Friday night’s lottery to win a Nintendo Wii didn’t involve ticket stubs or bingo balls. Instead senior Tammy Gasan-Dzhalalova had to eat a sandwich full of wasabi and win a Japanese version of rock-paper-scissors-shoot at the Japanese American Student Alliance’s Omatsuri.
Although Gasan-Dzhalalova said she was excited to be taking home the night’s grand prize, she said she also walked away with more than just the game system.
Gasan-Dzhalalova described the Omatsuri – Japanese for festival – as an event that combined cultural and historical perspectives.
“For someone who is studying international affairs, Japanese culture is something I should know about,” she said.
The JASA Omatsuri was held in the Marvin Center Grand Ballroom and was attended by GW students and others from local universities such as American and Georgetown. Some traveled a farther distance from the Universities of Maryland and Mary Washington, among others.
Co-president Mari Inoue, a junior, estimates that more than 200 people showed up to the event, which required attendees to pay a $5 entry fee.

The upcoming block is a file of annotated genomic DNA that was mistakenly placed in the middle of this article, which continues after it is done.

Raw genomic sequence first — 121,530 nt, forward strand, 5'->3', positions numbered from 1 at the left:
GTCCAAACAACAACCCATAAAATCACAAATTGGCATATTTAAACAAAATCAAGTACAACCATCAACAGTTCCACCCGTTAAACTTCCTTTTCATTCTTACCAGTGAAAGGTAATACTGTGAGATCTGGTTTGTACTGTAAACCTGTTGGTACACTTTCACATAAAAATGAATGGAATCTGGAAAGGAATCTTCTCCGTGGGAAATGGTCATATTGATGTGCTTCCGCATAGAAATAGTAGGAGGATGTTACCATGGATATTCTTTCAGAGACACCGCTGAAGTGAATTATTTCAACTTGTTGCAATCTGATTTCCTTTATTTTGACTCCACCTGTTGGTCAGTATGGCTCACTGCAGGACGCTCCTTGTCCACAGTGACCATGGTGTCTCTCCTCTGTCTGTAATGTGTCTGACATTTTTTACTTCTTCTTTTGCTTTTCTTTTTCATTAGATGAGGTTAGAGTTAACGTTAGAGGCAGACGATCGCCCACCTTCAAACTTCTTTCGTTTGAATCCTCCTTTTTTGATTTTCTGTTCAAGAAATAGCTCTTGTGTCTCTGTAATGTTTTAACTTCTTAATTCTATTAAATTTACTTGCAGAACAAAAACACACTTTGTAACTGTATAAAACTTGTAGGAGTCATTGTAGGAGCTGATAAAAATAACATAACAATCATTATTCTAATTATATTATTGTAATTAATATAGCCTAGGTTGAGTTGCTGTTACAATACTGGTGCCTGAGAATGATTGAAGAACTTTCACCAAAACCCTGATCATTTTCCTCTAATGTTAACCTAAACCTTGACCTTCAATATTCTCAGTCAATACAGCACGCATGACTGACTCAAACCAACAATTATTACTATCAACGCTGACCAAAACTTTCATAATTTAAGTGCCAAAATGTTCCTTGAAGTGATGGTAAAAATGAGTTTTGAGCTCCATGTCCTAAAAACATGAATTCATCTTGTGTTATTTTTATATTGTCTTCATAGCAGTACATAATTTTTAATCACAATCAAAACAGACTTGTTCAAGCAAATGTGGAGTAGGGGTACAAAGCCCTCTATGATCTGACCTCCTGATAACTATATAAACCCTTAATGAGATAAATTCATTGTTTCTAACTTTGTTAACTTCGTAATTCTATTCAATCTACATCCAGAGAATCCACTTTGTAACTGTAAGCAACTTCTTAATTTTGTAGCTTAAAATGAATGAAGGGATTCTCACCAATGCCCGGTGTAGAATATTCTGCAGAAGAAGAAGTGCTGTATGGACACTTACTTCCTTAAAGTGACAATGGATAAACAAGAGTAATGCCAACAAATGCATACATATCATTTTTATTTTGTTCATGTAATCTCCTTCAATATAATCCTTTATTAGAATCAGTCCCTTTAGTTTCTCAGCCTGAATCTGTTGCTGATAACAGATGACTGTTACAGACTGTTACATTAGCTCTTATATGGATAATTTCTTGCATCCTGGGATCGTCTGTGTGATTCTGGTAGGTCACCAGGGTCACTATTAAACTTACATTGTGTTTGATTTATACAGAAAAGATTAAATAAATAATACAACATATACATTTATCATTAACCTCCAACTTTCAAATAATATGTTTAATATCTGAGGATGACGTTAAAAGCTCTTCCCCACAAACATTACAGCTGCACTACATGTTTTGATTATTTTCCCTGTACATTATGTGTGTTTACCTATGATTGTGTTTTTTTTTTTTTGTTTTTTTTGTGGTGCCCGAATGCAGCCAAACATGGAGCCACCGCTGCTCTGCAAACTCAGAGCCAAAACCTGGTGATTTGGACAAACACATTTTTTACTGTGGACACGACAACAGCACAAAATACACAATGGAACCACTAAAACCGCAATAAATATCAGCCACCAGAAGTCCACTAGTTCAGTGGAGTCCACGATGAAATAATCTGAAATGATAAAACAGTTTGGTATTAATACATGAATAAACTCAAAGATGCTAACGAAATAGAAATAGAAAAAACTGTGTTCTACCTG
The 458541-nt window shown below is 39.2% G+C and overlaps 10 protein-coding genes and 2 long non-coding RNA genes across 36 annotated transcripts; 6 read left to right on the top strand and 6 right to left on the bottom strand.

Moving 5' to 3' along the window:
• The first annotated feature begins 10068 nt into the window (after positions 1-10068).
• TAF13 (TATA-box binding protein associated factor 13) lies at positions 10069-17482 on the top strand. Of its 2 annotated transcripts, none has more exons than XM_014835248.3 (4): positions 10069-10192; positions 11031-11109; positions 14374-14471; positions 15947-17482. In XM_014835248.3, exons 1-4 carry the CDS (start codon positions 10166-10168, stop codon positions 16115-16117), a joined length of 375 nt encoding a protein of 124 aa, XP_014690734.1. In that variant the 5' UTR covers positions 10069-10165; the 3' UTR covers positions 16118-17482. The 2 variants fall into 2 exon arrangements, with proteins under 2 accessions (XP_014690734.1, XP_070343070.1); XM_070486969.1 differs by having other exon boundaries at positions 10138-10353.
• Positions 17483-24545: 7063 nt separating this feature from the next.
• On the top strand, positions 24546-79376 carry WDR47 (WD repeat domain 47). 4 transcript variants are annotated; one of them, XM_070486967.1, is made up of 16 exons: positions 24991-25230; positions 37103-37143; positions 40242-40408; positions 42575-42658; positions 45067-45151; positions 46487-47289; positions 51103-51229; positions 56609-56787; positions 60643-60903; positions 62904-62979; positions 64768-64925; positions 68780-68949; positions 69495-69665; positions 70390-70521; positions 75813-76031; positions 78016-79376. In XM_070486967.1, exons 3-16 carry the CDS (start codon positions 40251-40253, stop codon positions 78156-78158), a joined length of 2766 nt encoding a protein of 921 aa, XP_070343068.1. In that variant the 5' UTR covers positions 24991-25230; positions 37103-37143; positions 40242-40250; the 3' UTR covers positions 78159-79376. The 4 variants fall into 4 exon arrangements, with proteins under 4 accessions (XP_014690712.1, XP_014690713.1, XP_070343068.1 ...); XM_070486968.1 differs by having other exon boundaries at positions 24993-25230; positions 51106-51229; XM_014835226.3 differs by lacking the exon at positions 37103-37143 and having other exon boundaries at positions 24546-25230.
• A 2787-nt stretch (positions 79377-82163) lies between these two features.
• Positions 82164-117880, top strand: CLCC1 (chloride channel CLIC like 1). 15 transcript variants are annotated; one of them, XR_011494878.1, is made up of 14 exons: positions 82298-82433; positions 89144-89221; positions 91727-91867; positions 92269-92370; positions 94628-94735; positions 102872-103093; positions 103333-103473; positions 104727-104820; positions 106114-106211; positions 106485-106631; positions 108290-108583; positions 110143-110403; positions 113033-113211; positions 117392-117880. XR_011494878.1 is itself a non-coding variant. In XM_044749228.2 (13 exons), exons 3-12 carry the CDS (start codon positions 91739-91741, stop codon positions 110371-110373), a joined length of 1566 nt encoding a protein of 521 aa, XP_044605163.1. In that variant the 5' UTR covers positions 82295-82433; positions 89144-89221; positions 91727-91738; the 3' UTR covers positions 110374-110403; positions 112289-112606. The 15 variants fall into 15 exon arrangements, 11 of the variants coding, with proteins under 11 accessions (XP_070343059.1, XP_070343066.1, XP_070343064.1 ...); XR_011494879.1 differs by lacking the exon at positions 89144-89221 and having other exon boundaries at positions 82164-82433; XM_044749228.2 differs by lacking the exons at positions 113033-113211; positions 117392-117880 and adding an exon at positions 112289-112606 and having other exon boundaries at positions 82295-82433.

Senior Matthew Ireton, public relations chair for JASA, said to the crowd in the Grand Ballroom, “when you walk out tonight we want you to know something about Japanese history.” To do this, JASA showed a series of presentations and focused on the Edo and Meiji dynasties – two important eras in Japanese history.
But the activities were not all centered on historical references and other interactive stations – like a Guitar Hero station, a calligraphy area and an origami booth – drew the crowds in as well. Participants also sampled Japanese food like sushi and green tea.
Traditional Japanese dances and songs were also performed throughout the night. The GW Kendo Club put on a high-energy show and actors appeared in the Japanese play, “The Peach Kid.”
JASA, which came to GW last year, collaborated with the Multicultural Student Services Center, the Student Association and the Japan Information and Culture Center of Washington D.C. to organize the event.
Ireton said that Friday’s Omatsuri took the JASA “to the next level.”
Junior Elly Hirano said she was surprised that the event drew such a large crowd.
“I’m glad that everyone who came got a bit of Japanese culture,” Hirano said.
Exchange student Mari Kishida, who operated the origami booth, said the Omatsuri was a good opportunity for Americans to learn more about her culture.
“We have a lot of perspectives on Japanese culture represented here – both modern and traditional ones.”